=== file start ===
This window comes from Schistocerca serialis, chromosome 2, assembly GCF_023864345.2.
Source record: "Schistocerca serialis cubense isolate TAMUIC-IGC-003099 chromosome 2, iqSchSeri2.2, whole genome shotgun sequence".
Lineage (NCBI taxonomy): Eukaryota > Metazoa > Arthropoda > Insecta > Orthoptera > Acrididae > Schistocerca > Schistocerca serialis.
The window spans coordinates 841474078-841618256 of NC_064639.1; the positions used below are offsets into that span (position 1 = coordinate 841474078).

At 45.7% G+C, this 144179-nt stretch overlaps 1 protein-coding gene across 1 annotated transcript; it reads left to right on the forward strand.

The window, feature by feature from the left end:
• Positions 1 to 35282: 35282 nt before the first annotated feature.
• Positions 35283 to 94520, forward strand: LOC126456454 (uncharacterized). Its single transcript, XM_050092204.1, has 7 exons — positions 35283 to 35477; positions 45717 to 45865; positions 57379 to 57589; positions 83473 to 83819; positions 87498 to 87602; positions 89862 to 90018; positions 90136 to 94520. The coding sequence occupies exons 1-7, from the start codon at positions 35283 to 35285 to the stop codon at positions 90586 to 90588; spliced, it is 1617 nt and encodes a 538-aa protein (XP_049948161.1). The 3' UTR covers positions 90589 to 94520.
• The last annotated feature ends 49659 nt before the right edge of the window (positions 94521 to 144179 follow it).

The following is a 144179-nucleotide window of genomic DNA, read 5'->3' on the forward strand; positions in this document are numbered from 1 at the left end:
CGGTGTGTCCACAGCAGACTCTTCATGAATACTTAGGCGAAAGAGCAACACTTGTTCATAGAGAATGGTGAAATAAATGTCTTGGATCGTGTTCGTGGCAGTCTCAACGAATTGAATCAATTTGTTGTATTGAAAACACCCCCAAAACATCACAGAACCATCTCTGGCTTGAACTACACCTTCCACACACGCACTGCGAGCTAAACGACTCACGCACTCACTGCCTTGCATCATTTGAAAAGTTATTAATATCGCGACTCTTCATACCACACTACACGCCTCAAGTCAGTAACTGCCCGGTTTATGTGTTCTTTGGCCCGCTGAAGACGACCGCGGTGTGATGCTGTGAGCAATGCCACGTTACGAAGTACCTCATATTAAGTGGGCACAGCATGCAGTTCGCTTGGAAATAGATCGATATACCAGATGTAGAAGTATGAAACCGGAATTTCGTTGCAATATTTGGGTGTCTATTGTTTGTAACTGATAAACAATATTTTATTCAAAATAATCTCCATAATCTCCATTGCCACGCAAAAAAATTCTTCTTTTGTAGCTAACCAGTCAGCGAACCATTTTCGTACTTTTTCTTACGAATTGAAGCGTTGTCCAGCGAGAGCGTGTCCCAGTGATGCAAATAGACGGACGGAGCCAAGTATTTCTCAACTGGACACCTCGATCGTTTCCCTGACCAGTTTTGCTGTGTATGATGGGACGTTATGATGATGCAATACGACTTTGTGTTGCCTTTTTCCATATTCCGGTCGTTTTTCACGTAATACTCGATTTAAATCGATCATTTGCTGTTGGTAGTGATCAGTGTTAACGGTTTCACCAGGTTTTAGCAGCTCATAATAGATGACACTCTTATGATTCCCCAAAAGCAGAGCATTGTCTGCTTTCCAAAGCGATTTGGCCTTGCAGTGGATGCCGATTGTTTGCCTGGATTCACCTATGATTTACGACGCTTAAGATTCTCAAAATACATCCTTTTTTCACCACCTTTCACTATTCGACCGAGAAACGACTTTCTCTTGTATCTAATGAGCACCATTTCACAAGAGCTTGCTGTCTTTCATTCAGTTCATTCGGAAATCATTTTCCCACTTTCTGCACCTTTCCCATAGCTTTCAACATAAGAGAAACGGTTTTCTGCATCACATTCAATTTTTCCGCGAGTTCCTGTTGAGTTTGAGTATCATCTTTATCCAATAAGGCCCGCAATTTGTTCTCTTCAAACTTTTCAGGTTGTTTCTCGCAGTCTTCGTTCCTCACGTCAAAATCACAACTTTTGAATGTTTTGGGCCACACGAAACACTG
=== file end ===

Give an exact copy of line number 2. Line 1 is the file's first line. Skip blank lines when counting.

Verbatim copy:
Source record: "Schistocerca serialis cubense isolate TAMUIC-IGC-003099 chromosome 2, iqSchSeri2.2, whole genome shotgun sequence".